Designing successful apps for IPads requires not only a great concept that will encourage downloads, usage and retention, but also an experience that Ipad users will find intuitive and native to the environment. Games aside, an app must be useful by solving a problem that people actually have through the right set of functionality at the right time. It must be easy to use and, just as importantly, easy to get started using, without a lot of pesky setup and learning steps. And it must hold meaning for the user through visual beauty, an emotional connection, personal insights, etc.
A Goal-Oriented Approach To Simplify Functionality.
Good iPad apps are about simplicity and doing a few things well. This means we have to be selective about the functionality we include and not throw in the kitchen sink.
Crazy, spinny, eye-catching interactions are fine for one-hit wonders, but to build a successful app you do want to do something innovative, make sure it supports the task at hand and is extremely usable.
Use Gestures In Clever Ways, Don’t Overdo It
Cool, useful gestures are a mainstay of iPad use. But the line between effective gestures and gesture overload is fine. Our goal is to Use Gestures In Clever Ways, But not to Overdo It. And our guiding principle here is if a gesture is not obvious, give users a hint.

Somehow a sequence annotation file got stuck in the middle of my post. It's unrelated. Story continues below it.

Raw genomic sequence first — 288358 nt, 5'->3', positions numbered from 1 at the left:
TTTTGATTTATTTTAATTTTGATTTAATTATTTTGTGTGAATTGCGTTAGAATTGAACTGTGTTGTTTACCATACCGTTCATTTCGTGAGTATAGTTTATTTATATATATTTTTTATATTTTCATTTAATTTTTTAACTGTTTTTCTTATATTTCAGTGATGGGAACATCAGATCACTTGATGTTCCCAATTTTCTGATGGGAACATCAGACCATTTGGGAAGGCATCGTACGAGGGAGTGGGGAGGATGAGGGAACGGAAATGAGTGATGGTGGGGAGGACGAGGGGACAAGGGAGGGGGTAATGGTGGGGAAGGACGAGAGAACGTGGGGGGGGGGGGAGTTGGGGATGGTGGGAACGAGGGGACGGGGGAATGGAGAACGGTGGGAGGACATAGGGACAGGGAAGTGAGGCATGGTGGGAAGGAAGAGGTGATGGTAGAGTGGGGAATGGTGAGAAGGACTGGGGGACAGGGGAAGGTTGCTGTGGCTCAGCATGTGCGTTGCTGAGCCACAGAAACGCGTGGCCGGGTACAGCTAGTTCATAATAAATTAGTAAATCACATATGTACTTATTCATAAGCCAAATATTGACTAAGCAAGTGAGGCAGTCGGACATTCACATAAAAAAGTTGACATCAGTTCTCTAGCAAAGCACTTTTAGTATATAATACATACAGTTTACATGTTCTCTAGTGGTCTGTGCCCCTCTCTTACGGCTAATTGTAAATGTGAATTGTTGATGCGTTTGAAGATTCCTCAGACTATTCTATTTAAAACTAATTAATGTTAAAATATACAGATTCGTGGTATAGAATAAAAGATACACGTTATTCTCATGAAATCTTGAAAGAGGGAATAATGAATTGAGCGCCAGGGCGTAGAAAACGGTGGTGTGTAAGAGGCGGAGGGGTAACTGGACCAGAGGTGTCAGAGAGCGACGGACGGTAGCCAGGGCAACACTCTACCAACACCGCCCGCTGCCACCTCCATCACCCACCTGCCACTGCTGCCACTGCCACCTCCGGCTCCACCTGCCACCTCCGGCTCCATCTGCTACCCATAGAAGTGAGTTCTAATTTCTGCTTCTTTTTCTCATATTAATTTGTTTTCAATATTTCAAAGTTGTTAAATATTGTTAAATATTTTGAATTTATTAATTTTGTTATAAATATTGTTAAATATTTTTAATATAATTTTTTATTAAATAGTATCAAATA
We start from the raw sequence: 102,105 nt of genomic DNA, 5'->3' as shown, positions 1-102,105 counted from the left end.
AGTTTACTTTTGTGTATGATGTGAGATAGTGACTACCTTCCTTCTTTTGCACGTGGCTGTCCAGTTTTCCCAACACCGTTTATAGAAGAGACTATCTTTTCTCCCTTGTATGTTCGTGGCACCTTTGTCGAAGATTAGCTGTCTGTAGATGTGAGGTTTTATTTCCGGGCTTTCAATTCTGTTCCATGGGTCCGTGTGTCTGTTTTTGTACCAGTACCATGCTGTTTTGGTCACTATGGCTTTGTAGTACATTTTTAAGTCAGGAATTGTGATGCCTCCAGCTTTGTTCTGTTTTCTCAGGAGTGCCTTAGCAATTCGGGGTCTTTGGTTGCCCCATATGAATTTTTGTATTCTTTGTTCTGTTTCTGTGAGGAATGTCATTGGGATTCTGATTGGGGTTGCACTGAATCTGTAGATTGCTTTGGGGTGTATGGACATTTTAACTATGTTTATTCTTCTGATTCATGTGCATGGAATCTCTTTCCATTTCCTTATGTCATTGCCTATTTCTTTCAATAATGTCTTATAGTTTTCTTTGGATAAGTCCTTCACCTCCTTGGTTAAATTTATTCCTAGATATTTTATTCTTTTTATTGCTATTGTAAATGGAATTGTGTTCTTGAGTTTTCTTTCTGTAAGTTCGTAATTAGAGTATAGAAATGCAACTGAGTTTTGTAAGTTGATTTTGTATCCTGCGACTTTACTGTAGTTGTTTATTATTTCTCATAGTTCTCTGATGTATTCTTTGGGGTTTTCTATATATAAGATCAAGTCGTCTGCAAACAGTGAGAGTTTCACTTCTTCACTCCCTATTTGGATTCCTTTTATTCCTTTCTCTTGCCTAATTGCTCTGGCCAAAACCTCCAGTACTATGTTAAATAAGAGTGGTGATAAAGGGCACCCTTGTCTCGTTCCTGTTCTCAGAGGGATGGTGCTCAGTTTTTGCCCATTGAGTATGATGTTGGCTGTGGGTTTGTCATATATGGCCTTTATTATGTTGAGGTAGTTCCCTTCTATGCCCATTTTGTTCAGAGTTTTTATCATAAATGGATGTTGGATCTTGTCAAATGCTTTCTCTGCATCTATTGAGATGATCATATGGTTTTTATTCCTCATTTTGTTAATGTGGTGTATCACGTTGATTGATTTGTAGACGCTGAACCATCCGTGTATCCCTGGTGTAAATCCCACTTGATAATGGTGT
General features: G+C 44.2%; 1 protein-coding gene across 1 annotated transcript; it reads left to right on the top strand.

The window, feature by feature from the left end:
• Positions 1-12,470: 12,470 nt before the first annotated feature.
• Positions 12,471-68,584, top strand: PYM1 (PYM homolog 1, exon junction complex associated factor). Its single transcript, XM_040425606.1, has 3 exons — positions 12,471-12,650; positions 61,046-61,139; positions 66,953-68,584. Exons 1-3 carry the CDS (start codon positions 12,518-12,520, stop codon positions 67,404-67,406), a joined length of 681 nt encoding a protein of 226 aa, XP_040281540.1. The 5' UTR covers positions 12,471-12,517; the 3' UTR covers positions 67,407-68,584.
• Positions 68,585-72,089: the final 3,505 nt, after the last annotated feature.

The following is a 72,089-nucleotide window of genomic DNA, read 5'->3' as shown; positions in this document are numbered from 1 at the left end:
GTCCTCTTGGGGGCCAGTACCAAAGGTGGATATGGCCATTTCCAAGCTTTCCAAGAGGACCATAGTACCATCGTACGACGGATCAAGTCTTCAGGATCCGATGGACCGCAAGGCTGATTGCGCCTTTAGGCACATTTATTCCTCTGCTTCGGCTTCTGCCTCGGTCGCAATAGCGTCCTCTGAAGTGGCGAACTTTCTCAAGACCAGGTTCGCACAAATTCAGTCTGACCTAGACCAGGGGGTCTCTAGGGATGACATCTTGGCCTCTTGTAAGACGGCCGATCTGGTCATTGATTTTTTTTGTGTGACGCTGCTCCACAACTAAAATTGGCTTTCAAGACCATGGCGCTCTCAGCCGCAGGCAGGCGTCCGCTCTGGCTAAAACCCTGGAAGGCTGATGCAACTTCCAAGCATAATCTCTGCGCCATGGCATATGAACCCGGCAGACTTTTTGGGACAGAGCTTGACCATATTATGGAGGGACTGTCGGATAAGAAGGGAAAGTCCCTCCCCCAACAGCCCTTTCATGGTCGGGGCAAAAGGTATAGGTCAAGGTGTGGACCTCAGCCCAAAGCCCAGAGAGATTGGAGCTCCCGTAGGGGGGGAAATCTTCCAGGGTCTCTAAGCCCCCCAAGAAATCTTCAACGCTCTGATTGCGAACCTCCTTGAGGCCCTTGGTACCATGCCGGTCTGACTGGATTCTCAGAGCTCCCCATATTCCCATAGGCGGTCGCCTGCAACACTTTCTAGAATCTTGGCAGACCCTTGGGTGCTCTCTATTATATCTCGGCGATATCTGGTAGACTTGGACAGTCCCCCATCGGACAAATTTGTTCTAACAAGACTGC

Make Clear What’s Touchable, And Make It BIG.
Touch changes how we interact with, edit and perceive on-screen elements. With the iPad’s larger screen, touch and gestures are turbo-charged. It is important to think of how users interact with things in the real world and to think of the on-screen elements as tangible things.
Minimalism Works Best on iPad
With robust, portable, location-aware devices like the iPad, the temptation is to throw in everything and the kitchen sink. Goal is to resist the temptation to fill the space! Keep it simple. Display only the content and controls that are relevant to the user at that moment.
iPad’s Two Orientation Are A Big Deal
Being able to switch views—landscape to portrait and back again—is not unique to the iPad, but it’s a bigger deal on it. Its is important to consider every element of the app in these two sometimes radically different layouts is like designing for two devices … except that you’re not designing for two devices. The trick is to keep the experience consistent in each view, allowing for a seamless user experience when switching views.
Design For Dynamic Content
The iPad’s portability and bigger screen size gives users unlimited possibilities for quickly creating and sharing robust dynamic content on the go. Hybrid apps that load real-time Web content are becoming more common as users demand connectivity to Web-based tools. Designing for dynamic content means working through the challenges and opportunities of dealing with external factors like connection, bandwidth etc. Goal is to plan for problematic situations in your design.